What’s the Alice Berry signature look?

Colour and texture. I love colour and mixing and matching it. Throughout my paintings there is often a soft pink, so I guess that is probably a signature colour for me. Colour is also a big part of how I express feelings and/or vibes. Funnily enough, the hills are actually pretty chilled out on the texture side. Usually there are lots of layers and textures going on.

Once a full-time graphic designer, Alice has rearranged her life to make more time for painting, pottery “or whatever creative outlet suits my fancy”

Where do the ideas come from?

Nature and experiences are my biggest inspirations. I’ve been lucky to have been able to do a lot of travel in my time so far and that brings about a lot of inspiration. I also love being in and around the water. Tropical holidays have been super inspiring – walking the lush gardens or snorkelling among coral and fish – but also just the calming and refreshing qualities the ocean has. My personal experiences also come through in my work. Often, I can see a colour palette in my mind and I get a feeling that goes with it, and then I work from there. Sometimes I can see a more formed idea, but usually it’s quite vague, and then it takes shape as I start painting.

Browse through Alice’s beautiful work here.

How long does a painting typically take you?

It’s super varied. Sometimes only a few hours and sometimes it takes months of going back and forth on an artwork. I generally find that if I’m in a flow state I work quite quickly, but at the same time it might feel like an hour but it’s actually been three. I really don’t keep track of time, to be honest, especially as lots of my work is very layered and you have to come and go from it to allow for drying.

Nature is a regular muse for Alice, who is currently exploring artworks of extreme sizes, both large and small. These little paintings were inspired by holidays in Tropical North Queensland and Rarotonga

You’re a successful self-taught artist. Any advice to someone getting started?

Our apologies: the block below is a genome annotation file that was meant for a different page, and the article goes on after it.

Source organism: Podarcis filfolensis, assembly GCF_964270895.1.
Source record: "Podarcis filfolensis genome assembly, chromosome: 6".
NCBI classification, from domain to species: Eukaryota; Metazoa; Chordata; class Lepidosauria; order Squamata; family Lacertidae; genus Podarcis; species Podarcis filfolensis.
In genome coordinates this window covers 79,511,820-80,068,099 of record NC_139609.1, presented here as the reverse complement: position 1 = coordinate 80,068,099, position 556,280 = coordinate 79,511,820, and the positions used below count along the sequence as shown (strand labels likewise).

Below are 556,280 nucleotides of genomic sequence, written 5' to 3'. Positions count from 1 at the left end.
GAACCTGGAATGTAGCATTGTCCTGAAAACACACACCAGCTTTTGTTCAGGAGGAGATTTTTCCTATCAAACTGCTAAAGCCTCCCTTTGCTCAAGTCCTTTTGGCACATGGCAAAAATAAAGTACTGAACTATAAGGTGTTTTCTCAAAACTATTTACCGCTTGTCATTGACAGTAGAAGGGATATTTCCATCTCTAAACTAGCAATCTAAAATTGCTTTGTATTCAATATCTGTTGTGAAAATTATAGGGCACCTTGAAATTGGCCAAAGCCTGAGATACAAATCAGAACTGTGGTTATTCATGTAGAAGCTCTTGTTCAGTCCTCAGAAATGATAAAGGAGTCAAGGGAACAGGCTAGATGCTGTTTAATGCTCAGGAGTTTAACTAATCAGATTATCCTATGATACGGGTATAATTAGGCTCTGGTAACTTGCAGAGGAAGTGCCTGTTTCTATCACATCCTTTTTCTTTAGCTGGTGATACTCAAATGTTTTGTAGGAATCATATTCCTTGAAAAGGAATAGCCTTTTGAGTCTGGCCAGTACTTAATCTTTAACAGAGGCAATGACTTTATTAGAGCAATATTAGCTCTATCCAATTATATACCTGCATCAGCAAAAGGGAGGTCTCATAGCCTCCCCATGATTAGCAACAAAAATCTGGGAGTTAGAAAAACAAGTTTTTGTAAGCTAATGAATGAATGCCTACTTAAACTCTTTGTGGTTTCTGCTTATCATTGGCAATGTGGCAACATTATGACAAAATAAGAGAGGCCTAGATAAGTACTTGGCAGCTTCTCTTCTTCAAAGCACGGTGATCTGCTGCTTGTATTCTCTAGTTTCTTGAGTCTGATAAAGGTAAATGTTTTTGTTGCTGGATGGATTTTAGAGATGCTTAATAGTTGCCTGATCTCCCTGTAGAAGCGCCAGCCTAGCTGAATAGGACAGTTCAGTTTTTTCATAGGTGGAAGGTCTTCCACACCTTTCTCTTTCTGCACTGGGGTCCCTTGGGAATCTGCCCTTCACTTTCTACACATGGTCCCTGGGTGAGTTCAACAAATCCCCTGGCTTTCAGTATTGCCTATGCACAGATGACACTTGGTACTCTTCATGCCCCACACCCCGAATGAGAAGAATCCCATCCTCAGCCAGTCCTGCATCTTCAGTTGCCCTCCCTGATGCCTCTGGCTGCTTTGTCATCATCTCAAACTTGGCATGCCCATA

Honestly, I didn’t really know what I was doing, but I would say just go for it. Create what feels right to you and put yourself out there. I used to turn up to galleries or stores and ask to have a chat with whoever was in charge, to see if they were interested in my work. It can feel a bit scary, but it’s worth it. I couldn’t find any galleries with availability to host my first solo show but I had the body of work and knew I wanted to show it, so I did it myself – hired a space and set it all up, got sponsors for food and drinks for opening night and just made it happen. It was only for three days and I only sold one painting, but it was so worth it.

You also hand-build ceramics and do graphic design – can you talk us through what you do here? Also, how do you find the time?

I really enjoy making ceramics. It’s a very grounding and humbling experience – a lot of trial and error in the beginning. Having the time to work with clay comes and goes; it’s certainly not as regular as I’d like it to be. It’s also pretty messy work, so I try to go to drop-in sessions at Studio One Toi Tū in Ponsonby for making. My ceramic pretzels are a crowd fave and pretty fun to make and decorate. Graphic design is a bit more regular. I usually have one or two clients and try to keep it to three days a week max so that I have space and time for painting and general creating. It’s a balancing act and ebbs and flows as to what is a priority.

What are your design aspirations?

I have a few things in mind, which will hopefully take shape in the not-too-distant future. Otherwise, I’d love to do some really large-scale works, maybe collab on textiles for clothing, and make some giant ceramic pretzels. Having an artist feature in this mag was always an aspiration of mine, and here we are. So let’s see what happens next.

Text: Caroline Moratti  Photography: Babiche Martens